Declaring that too many employers in Barbados are mistreating their workers, Minister of Labour and Social Partnership Relations Colin Jordan has served notice that he will be using the force of the law as a weapon against perpetrators.
Responding to questions in the Well of the House of Assembly as the Chamber discussed the 2020-2021 Estimates of Revenue and Expenditure today, he singled out some employers in the construction sector as being among the offenders.
And he revealed that a Protection Against Discrimination at Work Bill will be tabled in Parliament in the coming month, followed by a Recognition of Trade Union Bill.
“We have a draft Protection Against Discrimination [Bill] [which] is one of those areas where workers have been finding difficulty in their work place…being discriminated against for all kinds of reasons. That Bill has now been approved by Cabinet for submission to Parliament, and that will be debated sometime soon,” the Labour Minister said.
“These are the tools that we are using. There are many other pieces of legislation that have to be worked on. Sexual harassment at work…we were instrumental in getting that convention passed at the International Labour Conference last year. That adds a dimension to our Sexual Harassment Act. It widens it; it offers more protection.”
Jordan said Government was working to either have the existing legislation beefed up or embrace new legislation.
He noted that the proposed laws underlined Government’s stated policy that it would not be accepting investment at any cost.
“We have in construction – and this is a matter that has been occupying the attention of the Ministry…and it is a matter that I am very concerned about – the hiring of workers in the construction sector and the designation of those workers as sub-contractors,” Minister Jordan said.
He noted that this was being perpetrated even though normal labour practice and understanding make a distinction between contract for service and contract of service.
“We are of the view that some of our construction establishments have been taking advantage of people in that regard. One of the pieces of legislation that we are reviewing is that which governs the Labour Department,” said Jordan.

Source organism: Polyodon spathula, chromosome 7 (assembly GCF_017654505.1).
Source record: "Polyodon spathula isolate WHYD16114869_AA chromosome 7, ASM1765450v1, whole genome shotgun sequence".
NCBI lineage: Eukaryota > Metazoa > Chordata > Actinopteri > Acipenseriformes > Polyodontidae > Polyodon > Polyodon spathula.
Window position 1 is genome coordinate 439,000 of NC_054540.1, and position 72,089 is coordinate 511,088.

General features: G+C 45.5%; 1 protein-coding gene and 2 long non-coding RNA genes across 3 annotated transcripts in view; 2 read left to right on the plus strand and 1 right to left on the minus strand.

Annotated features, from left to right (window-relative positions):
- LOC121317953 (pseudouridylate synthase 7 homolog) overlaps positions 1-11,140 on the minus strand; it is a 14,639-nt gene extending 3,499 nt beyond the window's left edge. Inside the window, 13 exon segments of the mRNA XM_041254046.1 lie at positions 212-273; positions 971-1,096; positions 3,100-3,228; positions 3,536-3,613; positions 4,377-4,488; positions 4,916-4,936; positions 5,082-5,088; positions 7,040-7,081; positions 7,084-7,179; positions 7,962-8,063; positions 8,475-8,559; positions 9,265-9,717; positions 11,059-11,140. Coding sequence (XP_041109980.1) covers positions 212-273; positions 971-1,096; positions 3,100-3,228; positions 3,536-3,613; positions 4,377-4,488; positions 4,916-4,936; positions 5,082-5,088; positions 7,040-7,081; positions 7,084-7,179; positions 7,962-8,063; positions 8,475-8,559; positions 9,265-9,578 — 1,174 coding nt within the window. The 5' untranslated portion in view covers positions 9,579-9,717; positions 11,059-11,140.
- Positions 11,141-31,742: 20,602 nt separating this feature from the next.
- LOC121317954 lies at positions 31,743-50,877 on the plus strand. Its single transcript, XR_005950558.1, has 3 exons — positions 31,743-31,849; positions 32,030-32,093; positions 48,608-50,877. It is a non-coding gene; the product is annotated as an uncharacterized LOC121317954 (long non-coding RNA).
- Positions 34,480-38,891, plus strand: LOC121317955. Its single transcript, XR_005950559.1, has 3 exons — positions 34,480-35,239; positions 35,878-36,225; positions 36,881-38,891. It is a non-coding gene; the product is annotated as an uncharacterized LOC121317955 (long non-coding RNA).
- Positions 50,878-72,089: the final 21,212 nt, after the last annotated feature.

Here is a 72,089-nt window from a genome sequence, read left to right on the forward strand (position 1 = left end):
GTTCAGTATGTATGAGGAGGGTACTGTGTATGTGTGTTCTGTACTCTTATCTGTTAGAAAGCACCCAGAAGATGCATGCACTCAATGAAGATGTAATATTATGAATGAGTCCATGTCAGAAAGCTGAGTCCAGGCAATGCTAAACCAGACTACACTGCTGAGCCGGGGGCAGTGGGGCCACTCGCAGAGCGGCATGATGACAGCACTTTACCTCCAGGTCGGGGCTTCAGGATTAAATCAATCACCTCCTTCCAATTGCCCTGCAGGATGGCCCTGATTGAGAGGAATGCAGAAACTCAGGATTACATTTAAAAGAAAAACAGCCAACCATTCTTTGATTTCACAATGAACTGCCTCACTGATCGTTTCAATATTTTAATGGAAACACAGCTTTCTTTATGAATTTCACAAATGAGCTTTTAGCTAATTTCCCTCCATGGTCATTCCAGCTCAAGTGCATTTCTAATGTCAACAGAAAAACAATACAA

He noted that that Department has limited power to address some of those matters on its own, but it has the authority to go into businesses and ask for records.
“And every time we get complaints, we ask persons [if they are] willing to step forward and bring a face that we can support. And, often, persons are reluctant to do that,” Jordan added, though stressing that other means of tackling bad labour practices would be pursued.
“We have to work on the legislation angle, but we also are going to use competition to assist in that. By that, I mean there is increasing competition for workers and the labour that workers bring to the table. Business analysis tells you the supply and demand will cause some things to happen.”
He suggested that in order to attract better workers, businesses would have to offer something others were not providing.
The Minister said Government’s drive to bring economic activity and good investment to the country would help in that regard.
“But we are also working on trade union recognition. That is a manifesto pledge and that is a pledge from which we will not resile. We will be working on bringing trade union recognition [legislation]. The reason why we have to bring trade union recognition [legislation] and why we have to strengthen the Act that governs the Labour Department is because, as a Government, we recognize that the power relationship in the work place is not even,” he said.
Jordan contended, therefore, that there was the need to bring some equity to the table.
He said while the use of moral suasion was good, the force of legislation was necessary to strengthen Government’s hands.
“The approach to these matters is not singularly focused. But we are using different aspects of the power of the State to make sure that our workers are well treated. And I want to take this opportunity to appeal again to employers to treat their workers as people,” Jordan cautioned.
“Those who provide labour are people. They are human beings just like any employer…to be respected. And it has to be understood that they come to the work place, not as machines with algorithms inside of them, but people…,” he said.
Jordan also responded to an intervention by Chairman of Committees Dr Sonia Browne who asked if the measures would cover offshore companies based here, some of whom she complained have problems paying overtime and docked workers’ pay for bathroom breaks.
The Labour Minister gave the assurance that the legislation and other measures would include such companies.
“We are looking at all of those, especially in situations where the workers have not been organized [unionized] and situations where there are persistent efforts to stop them from organizing. We have establishments that when workers are subject to the matters that you [Dr Browne] have identified and they attempt to come together to address them, then sometimes reasons are found to get rid of them,” he disclosed.
Jordan also revealed that draft instructions for regulations to support the Safety and Health at Work Act have been sent to the Chief Parliamentary Counsel.